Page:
FEARS for the future of Vauxhall’s Ellesmere Port plant were raised by union leaders today (Wednesday) as its parent company General Motors fought against the prospect of bankruptcy.
Tony Woodley, Unite the Union joint general secretary and former Ellesmere Port union convenor, warned that General Motors was “not too big to fail”.
And he said even if it entered Chapter 11 bankruptcy protection in America it would have “an immediate effect” on the Vauxhall plants at Ellesmere Port and Luton employing almost 4,000 staff.
Mr Woodley said: “I don’t think anything is too big to fail.
“It’s a question that it’s too important both for historical and real corporate capital sense that GM must not be seen to fail in the States.”
He is trying to work with his American counterpart Ron Gettelfinger on a co-ordinated response to try to save the giant car maker, which last week appealed to the US government for a bail-out of almost £32bn for the US car industry.
Ellesmere Port employs about 2,200 staff and is poised to build the new Astra from next September. But parent company GM said it was seeking to avoid bankruptcy by saving $20bn through cost cutting and asset sales.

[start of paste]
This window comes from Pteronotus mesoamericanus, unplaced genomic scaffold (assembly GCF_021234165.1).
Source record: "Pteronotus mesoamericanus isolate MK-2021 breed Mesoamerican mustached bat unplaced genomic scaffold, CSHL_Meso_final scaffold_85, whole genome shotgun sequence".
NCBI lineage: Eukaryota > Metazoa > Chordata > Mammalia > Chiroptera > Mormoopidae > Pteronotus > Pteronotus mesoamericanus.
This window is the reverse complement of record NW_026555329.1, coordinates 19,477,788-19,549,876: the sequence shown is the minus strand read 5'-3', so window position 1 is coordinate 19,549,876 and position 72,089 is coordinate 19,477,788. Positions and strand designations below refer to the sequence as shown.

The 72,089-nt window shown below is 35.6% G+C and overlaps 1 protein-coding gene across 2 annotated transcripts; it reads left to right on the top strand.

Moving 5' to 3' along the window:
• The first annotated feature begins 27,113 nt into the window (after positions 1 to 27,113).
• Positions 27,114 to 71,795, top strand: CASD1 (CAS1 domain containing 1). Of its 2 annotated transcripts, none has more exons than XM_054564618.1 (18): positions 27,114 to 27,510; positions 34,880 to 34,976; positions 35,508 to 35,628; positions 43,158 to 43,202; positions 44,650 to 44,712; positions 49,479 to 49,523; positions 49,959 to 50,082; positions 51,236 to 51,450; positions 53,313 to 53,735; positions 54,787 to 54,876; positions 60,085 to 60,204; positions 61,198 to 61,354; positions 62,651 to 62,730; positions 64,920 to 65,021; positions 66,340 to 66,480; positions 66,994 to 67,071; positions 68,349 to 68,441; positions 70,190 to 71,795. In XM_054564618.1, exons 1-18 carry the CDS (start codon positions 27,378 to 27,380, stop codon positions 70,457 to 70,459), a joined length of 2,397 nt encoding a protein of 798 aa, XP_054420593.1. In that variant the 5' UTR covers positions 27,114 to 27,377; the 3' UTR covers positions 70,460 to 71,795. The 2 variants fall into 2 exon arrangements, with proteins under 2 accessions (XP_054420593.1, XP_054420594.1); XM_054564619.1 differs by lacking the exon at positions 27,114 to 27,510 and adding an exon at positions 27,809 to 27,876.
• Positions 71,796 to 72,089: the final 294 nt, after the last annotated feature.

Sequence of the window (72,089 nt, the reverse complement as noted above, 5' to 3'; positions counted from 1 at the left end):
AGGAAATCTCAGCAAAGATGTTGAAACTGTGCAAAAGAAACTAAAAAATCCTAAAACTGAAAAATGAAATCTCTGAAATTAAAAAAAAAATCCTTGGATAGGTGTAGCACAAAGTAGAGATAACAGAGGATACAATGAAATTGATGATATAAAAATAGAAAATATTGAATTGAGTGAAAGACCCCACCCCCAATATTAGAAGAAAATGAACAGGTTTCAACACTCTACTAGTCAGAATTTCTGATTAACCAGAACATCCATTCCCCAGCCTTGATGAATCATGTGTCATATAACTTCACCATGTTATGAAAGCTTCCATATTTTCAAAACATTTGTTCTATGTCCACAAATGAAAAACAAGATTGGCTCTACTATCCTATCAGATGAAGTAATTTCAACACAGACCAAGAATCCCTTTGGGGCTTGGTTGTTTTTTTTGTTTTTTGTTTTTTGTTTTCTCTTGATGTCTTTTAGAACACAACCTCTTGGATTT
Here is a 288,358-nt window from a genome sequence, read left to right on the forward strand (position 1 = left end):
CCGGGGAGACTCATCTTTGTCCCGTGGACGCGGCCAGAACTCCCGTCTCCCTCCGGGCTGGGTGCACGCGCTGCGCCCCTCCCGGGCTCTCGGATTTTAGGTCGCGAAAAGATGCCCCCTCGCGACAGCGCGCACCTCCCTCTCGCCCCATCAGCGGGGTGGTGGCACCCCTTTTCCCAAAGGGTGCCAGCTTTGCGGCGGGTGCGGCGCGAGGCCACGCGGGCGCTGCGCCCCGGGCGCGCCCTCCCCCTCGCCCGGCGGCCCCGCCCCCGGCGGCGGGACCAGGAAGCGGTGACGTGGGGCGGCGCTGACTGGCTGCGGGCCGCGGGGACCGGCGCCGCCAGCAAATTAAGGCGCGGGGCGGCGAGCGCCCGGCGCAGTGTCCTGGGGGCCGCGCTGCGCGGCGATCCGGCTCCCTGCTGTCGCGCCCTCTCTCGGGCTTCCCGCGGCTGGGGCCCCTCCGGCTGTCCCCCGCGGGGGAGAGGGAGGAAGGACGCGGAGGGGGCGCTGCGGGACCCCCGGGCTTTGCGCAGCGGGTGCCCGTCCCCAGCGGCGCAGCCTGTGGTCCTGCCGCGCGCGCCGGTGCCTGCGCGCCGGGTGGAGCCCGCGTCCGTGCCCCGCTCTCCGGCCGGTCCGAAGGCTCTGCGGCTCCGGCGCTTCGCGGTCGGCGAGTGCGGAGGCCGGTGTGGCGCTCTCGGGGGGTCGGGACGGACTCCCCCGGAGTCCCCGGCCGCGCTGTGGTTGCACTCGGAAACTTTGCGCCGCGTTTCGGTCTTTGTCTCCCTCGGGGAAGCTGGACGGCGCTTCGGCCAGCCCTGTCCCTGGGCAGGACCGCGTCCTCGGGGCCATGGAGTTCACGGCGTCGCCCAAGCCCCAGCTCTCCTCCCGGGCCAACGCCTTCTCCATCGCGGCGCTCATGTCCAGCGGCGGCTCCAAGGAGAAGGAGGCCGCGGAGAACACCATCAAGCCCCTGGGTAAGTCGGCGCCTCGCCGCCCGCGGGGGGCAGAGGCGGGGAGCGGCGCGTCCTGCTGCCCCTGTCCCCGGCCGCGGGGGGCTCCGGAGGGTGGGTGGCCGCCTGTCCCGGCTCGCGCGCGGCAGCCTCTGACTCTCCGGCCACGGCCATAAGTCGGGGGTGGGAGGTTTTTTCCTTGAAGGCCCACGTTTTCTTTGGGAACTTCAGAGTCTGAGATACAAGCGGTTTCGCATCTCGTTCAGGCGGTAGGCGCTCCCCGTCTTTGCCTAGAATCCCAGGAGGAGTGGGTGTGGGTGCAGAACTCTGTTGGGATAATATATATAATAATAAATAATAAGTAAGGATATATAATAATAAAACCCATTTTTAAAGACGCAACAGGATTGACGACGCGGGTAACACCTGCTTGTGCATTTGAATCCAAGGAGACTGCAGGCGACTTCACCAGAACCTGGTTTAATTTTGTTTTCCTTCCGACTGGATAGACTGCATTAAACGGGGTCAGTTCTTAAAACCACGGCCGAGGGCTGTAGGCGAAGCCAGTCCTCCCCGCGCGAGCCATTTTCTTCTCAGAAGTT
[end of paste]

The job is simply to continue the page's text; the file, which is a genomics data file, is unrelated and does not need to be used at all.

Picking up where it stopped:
And a car industry expert warned today that the Cheshire plant could be sacrificed as part of those cutbacks.
Prof Garel Rhys, director of the Centre for Automotive Industry Research at Cardiff Business School, said GM could consider shutting one of its European plants and Ellesmere Port could be second on their list.
GM announced today that it was suspending production at its five South Korean plants for about two weeks from late December.
Union leaders from Ellesmere Port travelled to GM’s European headquarters in Germany at the weekend to discuss cutbacks.